Le Tour 2019 - Stage 13


Explosive, that’s how I feel after seeing today’s individual stage. Everyone was expecting, Alaphilippe to lose some time in the TT. However, many thought that Alaphilippe would still retain his maillot jaune, just that the gap between him and Thomas would be significantly reduced. Yesterday, I was convinced that Alaphilippe would remain in yellow, but I was shocked that he beat the GC riders, and indeed everyone else. Explosive is, in my mind an understatement. I’d think that Thomas, and the others are now seriously concerned for tomorrow’s stage in the Pyrenees. If Alaphilippe doesn’t lose time on the summit finish of the Tourmalet.. well then who know’s what will happen.

The time trial is a great stage. Like the mountains, it plays directly to your fitness. Skills, tactics, and bluffing are reduced to a minimum. For riders who want to win the Tour, then they need to be able to TT, if not at the highest level, then close to it.

But, what decides how good you are at TTing? Your performance is related to your FTP, and your MAP, but is also dependent upon how aerodynamic you are. Your ‘aeroness’ is measured by your coefficient of drag (CdA), which is affected by a variety of measures, including, but not limited to, your height, your mass, your body shape, your frontal area, and importantly, the rest of you (i.e., a full 360o). Equipment choices, and positioning are extremely important. All the GC contenders, as well as people who will be targetting the TT stages will have been to the wind tunnel, or similar to ensure that they are aerodynamically optimised.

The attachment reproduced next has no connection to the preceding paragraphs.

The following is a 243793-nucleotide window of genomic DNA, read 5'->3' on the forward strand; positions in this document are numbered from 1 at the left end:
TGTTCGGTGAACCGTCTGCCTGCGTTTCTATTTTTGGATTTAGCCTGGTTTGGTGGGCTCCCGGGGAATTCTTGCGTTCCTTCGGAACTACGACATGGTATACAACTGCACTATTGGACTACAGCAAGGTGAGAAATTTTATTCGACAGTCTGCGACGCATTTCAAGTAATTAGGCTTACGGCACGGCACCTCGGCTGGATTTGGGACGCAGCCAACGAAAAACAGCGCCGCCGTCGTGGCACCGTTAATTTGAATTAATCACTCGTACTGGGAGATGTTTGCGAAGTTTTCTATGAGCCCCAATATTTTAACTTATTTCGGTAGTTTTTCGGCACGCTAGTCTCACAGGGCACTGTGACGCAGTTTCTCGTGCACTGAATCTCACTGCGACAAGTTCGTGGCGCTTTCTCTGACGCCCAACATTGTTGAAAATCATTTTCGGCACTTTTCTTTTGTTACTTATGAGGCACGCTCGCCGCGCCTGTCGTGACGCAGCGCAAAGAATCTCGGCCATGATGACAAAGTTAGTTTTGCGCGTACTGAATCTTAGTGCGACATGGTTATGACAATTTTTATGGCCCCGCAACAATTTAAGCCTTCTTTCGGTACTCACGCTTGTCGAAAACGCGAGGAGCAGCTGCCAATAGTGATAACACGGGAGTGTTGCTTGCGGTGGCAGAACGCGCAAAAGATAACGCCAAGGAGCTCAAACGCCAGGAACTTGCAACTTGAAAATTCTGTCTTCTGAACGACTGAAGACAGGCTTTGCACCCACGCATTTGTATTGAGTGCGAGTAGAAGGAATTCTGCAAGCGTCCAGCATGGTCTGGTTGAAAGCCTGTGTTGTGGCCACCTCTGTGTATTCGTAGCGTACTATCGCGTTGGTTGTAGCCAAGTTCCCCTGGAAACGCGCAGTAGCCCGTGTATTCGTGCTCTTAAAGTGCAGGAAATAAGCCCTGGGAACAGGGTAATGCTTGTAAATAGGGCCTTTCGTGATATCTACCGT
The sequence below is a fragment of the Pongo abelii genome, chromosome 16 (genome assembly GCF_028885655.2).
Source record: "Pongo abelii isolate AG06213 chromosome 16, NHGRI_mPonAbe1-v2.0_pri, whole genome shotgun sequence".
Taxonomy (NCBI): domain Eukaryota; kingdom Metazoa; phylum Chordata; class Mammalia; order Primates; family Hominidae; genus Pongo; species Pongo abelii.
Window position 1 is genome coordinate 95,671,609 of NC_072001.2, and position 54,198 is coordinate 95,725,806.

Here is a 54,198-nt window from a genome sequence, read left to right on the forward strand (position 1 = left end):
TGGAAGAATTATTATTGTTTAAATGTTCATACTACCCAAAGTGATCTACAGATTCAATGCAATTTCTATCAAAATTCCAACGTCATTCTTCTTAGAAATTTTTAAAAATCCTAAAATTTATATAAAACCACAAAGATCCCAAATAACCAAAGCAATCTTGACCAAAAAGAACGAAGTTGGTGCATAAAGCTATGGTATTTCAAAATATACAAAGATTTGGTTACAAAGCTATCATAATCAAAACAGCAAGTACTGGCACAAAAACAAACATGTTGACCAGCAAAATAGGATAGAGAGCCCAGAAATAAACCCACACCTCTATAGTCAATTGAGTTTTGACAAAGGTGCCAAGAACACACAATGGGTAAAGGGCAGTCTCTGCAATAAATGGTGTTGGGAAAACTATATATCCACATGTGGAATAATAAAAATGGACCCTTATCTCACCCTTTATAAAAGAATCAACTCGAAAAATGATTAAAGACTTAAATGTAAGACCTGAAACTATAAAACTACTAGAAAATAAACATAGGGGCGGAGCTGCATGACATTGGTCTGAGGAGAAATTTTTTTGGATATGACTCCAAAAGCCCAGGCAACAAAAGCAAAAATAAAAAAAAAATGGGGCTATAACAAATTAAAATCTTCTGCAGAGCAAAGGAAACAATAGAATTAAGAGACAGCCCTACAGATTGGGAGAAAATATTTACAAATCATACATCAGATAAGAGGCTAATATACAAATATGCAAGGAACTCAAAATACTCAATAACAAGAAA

Years ago, it’s likely that other than one or two riders everyone else left their TT bike to race day… However, anyone who has ridden one, with a power meter, will know, that even though they will ride faster than a road bike, if you just rock up and ride on race day your power output will be diminished due to the change in position and tighter hip angle. Now, the main players at least will be riding their TT bike at least once a week so that they can learn to close the gap between the power they produce at FTP on their road bike and TT bike.

It’s quite possible that in today’s stage Alaphilippe and Thomas, and the other main players will have been averaging at least 6 W/kg. In other words, if a rider weighed 70 kg, then their power would have been at least 420 W. However, it’s more likely that riders would have been around 6.5 W/kg (455 W) for the first 5 or so. Potentially, they could have been higher (as this power output has been managed for the Hour Record). In terms of aerodynamics, for the smaller riders I’d imagine that their CdA would be 0.2 m^2 or less.

All in all, today’s stage was explosive. There’s been some great stages so far, and now tomorrow’s stage to the Tourmalet should be absolutely crucial. I’ll call it now, and say Alaphilippe will still be in yellow at the end of tomorrow’s stage.

Richard Stern